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MATC’s Student Restaurant Gets an Upgrade

Oct. 9, 2012
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One of Milwaukee’s hidden-treasure lunch spots just became a lot less hidden. After 30 years of being tucked away on the sixth floor of a building at Milwaukee Area Technical College (MATC), where it was known mostly to MATC students and staff and a few deal hunters who worked Downtown, this fall the student-operated restaurant Cuisine moved to the first floor of the college’s Main Building (1015 N. Sixth St.), a location that, unlike the old one, actually has windows.

“Part of the reason for the move is our facilities were really old, so we wanted to make sure our students were working in a state-of-the-art kitchen,” says MATC Associate Dean Richard Busalacchi. “But we also wanted the new restaurant to be more accessible to the public. We’re looking to increase the volume of customers the students serve.”

Cuisine is operated by students nearing the end of MATC’s Culinary Arts program, and it is overseen by program faculty members. Open for lunch most Tuesdays, Wednesdays and Thursdays during the school year, the restaurant serves upscale food in a casual environment at bargain prices, usually just a little bit over cost. Entrées like braised beef short ribs, arctic char or seared duck breast sell for about $10-$12, and three-course meals run about $20. The menu changes weekly and is posted on the restaurant’s Facebook page.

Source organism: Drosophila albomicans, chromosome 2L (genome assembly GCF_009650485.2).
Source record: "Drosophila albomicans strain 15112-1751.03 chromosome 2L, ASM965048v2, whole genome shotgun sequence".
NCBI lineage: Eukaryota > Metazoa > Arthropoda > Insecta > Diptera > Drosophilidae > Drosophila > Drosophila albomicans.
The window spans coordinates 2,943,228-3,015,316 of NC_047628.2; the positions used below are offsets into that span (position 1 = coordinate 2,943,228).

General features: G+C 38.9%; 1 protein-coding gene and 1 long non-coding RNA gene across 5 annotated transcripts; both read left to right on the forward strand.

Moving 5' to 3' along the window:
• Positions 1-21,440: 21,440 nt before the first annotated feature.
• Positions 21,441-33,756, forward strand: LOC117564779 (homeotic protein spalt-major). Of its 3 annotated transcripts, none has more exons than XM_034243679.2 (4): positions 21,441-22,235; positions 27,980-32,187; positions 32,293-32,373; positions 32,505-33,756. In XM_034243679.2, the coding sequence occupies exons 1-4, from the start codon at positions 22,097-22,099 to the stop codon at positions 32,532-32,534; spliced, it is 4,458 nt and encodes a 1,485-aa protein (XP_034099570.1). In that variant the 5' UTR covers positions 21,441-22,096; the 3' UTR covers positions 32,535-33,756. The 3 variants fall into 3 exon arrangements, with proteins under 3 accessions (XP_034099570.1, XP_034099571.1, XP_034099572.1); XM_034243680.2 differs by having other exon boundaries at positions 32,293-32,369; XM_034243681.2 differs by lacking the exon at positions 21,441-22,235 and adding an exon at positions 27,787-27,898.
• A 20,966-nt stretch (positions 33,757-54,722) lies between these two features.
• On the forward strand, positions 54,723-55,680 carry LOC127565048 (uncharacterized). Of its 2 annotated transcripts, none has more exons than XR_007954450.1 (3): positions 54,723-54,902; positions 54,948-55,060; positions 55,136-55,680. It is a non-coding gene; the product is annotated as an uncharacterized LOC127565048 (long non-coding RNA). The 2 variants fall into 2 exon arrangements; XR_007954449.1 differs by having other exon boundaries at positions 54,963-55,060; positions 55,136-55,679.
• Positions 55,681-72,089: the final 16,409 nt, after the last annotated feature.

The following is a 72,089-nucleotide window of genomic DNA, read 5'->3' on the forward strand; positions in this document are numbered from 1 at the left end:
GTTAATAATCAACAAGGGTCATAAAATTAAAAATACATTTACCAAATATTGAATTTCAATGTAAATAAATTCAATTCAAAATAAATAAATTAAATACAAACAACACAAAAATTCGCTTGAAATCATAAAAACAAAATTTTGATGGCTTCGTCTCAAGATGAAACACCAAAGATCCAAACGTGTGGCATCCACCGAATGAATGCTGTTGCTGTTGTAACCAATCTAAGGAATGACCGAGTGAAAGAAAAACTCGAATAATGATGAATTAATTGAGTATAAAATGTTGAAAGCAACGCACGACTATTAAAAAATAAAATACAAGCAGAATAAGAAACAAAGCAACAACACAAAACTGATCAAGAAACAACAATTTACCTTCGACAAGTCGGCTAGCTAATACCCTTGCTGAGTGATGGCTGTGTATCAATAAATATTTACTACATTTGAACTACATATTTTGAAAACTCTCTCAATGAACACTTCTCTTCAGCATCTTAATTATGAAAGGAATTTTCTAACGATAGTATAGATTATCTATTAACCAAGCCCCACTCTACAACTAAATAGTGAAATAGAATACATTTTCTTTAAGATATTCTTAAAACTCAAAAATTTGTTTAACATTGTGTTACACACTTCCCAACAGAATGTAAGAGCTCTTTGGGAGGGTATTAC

Since it’s run by students in training, service can take a bit longer than at formal restaurants, Busalacchi says, but the waits are never as egregious as those seen on reality shows like “Hell’s Kitchen.” The popularity of those reality shows has spurred interest in cooking and culinary arts, so Cuisine’s new location indulges diners interested in the roots of their meal with a glass-heavy layout that lets them see the kitchen. The dining room even includes a few monitors that allow customers to watch the cooks in action. Next year the restaurant plans to add a deck that will expand its visibility, and it may begin offering limited dinner service.

“Our goal isn’t to turn a profit; it’s to give our students real restaurant experience,” Busalacchi says. “We’re one of the main colleges training people in Milwaukee’s culinary community, so we’re excited to increase exposure to the restaurant and to our Culinary Arts program as a whole.”


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